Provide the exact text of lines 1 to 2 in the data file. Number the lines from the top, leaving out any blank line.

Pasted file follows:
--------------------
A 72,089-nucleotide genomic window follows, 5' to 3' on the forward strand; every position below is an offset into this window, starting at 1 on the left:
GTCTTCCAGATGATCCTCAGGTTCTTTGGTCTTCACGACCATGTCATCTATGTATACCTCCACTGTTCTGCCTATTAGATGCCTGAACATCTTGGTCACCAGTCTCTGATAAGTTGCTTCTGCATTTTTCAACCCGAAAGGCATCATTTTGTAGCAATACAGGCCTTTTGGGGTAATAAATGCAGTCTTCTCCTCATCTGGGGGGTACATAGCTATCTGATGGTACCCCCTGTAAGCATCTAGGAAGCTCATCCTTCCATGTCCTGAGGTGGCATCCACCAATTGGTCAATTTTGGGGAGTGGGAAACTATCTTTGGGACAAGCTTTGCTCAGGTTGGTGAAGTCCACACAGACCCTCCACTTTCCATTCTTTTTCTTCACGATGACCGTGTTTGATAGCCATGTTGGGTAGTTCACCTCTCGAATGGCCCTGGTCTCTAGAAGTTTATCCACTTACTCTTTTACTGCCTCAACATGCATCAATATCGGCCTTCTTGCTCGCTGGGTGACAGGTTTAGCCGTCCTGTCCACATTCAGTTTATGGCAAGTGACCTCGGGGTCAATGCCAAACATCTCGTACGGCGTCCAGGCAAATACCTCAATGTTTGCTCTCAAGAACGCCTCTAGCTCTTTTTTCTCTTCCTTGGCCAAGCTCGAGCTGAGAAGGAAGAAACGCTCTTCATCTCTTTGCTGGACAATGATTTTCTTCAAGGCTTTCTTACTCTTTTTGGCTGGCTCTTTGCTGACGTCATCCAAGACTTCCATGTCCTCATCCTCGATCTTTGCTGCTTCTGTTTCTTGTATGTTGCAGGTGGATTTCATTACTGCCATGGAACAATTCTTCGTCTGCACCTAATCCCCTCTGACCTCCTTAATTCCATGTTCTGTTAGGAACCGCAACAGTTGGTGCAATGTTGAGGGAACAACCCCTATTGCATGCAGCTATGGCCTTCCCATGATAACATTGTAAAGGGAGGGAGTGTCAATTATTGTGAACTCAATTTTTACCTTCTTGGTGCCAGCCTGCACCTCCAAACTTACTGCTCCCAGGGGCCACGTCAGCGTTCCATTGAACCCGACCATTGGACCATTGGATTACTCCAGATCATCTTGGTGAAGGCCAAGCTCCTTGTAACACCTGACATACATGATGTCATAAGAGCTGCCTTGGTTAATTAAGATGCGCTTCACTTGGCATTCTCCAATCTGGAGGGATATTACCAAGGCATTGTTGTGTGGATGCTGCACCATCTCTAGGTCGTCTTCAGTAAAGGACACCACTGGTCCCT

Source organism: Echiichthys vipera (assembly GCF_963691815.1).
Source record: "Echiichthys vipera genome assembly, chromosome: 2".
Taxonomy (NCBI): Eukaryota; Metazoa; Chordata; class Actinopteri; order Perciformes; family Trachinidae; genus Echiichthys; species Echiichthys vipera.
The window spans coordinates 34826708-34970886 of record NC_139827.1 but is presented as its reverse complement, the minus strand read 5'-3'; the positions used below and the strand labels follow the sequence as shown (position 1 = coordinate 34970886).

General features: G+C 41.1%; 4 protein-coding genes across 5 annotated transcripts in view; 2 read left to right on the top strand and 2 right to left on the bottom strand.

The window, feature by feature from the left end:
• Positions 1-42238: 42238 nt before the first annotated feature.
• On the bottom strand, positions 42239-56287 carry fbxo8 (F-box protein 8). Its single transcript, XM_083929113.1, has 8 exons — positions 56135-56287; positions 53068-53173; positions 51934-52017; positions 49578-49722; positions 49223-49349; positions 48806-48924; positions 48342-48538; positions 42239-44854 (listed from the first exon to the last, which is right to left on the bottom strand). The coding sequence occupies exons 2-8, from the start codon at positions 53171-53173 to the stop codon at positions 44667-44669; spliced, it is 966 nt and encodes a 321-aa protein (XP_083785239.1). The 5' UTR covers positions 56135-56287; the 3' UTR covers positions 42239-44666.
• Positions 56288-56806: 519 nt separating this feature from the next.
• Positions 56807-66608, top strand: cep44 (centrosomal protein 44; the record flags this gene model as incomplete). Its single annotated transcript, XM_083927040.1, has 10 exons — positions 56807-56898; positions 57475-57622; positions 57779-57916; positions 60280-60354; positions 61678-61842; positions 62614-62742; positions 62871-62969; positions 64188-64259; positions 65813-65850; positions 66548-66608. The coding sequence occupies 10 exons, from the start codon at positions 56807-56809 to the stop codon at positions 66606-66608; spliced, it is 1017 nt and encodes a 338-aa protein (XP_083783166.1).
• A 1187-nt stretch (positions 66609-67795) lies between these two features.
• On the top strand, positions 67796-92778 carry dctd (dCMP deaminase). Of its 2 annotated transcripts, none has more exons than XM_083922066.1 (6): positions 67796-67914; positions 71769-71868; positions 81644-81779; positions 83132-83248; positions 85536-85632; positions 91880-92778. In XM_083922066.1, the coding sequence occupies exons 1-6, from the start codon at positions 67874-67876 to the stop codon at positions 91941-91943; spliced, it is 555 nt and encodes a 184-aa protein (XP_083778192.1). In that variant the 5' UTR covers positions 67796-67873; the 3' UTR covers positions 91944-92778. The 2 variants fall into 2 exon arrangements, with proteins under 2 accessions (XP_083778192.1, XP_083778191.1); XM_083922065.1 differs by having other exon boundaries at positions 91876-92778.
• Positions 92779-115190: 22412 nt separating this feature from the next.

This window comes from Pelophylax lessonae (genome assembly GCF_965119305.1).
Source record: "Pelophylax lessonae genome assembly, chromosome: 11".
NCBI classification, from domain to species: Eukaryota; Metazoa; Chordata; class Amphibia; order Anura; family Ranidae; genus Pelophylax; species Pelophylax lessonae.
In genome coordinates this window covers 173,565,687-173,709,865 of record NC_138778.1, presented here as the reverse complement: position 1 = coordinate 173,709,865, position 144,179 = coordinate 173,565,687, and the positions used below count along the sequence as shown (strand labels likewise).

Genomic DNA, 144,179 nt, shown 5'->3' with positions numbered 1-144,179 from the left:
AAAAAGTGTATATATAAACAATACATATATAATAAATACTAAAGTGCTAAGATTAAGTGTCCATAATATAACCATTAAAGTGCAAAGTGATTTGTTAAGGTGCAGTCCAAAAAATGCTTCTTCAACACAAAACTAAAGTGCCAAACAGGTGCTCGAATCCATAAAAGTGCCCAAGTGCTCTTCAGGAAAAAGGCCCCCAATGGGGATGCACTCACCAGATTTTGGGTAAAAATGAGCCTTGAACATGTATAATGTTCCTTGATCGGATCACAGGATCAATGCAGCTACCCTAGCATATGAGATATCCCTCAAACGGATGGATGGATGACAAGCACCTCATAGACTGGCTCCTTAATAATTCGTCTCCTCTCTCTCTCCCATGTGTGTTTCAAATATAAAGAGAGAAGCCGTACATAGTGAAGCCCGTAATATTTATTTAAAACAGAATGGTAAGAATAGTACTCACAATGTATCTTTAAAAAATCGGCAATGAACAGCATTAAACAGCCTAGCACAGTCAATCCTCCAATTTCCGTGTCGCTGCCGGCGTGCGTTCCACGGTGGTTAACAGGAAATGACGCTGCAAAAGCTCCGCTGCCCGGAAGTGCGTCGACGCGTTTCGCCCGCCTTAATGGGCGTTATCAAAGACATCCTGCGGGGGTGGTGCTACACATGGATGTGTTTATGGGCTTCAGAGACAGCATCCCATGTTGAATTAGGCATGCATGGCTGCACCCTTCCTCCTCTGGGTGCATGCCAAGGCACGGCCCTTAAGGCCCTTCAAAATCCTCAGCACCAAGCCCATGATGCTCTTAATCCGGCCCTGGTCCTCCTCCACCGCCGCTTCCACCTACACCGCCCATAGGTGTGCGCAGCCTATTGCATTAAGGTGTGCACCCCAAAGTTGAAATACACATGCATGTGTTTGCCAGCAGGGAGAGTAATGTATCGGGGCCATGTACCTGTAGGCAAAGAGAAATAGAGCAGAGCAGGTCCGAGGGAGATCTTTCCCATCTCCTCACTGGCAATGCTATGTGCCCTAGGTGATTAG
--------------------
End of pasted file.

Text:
A 72,089-nucleotide genomic window follows, 5' to 3' on the forward strand; every position below is an offset into this window, starting at 1 on the left:
GTCTTCCAGATGATCCTCAGGTTCTTTGGTCTTCACGACCATGTCATCTATGTATACCTCCACTGTTCTGCCTATTAGATGCCTGAACATCTTGGTCACCAGTCTCTGATAAGTTGCTTCTGCATTTTTCAACCCGAAAGGCATCATTTTGTAGCAATACAGGCCTTTTGGGGTAATAAATGCAGTCTTCTCCTCATCTGGGGGGTACATAGCTATCTGATGGTACCCCCTGTAAGCATCTAGGAAGCTCATCCTTCCATGTCCTGAGGTGGCATCCACCAATTGGTCAATTTTGGGGAGTGGGAAACTATCTTTGGGACAAGCTTTGCTCAGGTTGGTGAAGTCCACACAGACCCTCCACTTTCCATTCTTTTTCTTCACGATGACCGTGTTTGATAGCCATGTTGGGTAGTTCACCTCTCGAATGGCCCTGGTCTCTAGAAGTTTATCCACTTACTCTTTTACTGCCTCAACATGCATCAATATCGGCCTTCTTGCTCGCTGGGTGACAGGTTTAGCCGTCCTGTCCACATTCAGTTTATGGCAAGTGACCTCGGGGTCAATGCCAAACATCTCGTACGGCGTCCAGGCAAATACCTCAATGTTTGCTCTCAAGAACGCCTCTAGCTCTTTTTTCTCTTCCTTGGCCAAGCTCGAGCTGAGAAGGAAGAAACGCTCTTCATCTCTTTGCTGGACAATGATTTTCTTCAAGGCTTTCTTACTCTTTTTGGCTGGCTCTTTGCTGACGTCATCCAAGACTTCCATGTCCTCATCCTCGATCTTTGCTGCTTCTGTTTCTTGTATGTTGCAGGTGGATTTCATTACTGCCATGGAACAATTCTTCGTCTGCACCTAATCCCCTCTGACCTCCTTAATTCCATGTTCTGTTAGGAACCGCAACAGTTGGTGCAATGTTGAGGGAACAACCCCTATTGCATGCAGCTATGGCCTTCCCATGATAACATTGTAAAGGGAGGGAGTGTCAATTATTGTGAACTCAATTTTTACCTTCTTGGTGCCAGCCTGCACCTCCAAACTTACTGCTCCCAGGGGCCACGTCAGCGTTCCATTGAACCCGACCATTGGACCATTGGATTACTCCAGATCATCTTGGTGAAGGCCAAGCTCCTTGTAACACCTGACATACATGATGTCATAAGAGCTGCCTTGGTTAATTAAGATGCGCTTCACTTGGCATTCTCCAATCTGGAGGGATATTACCAAGGCATTGTTGTGTGGATGCTGCACCATCTCTAGGTCGTCTTCAGTAAAGGACACCACTGGTCCCT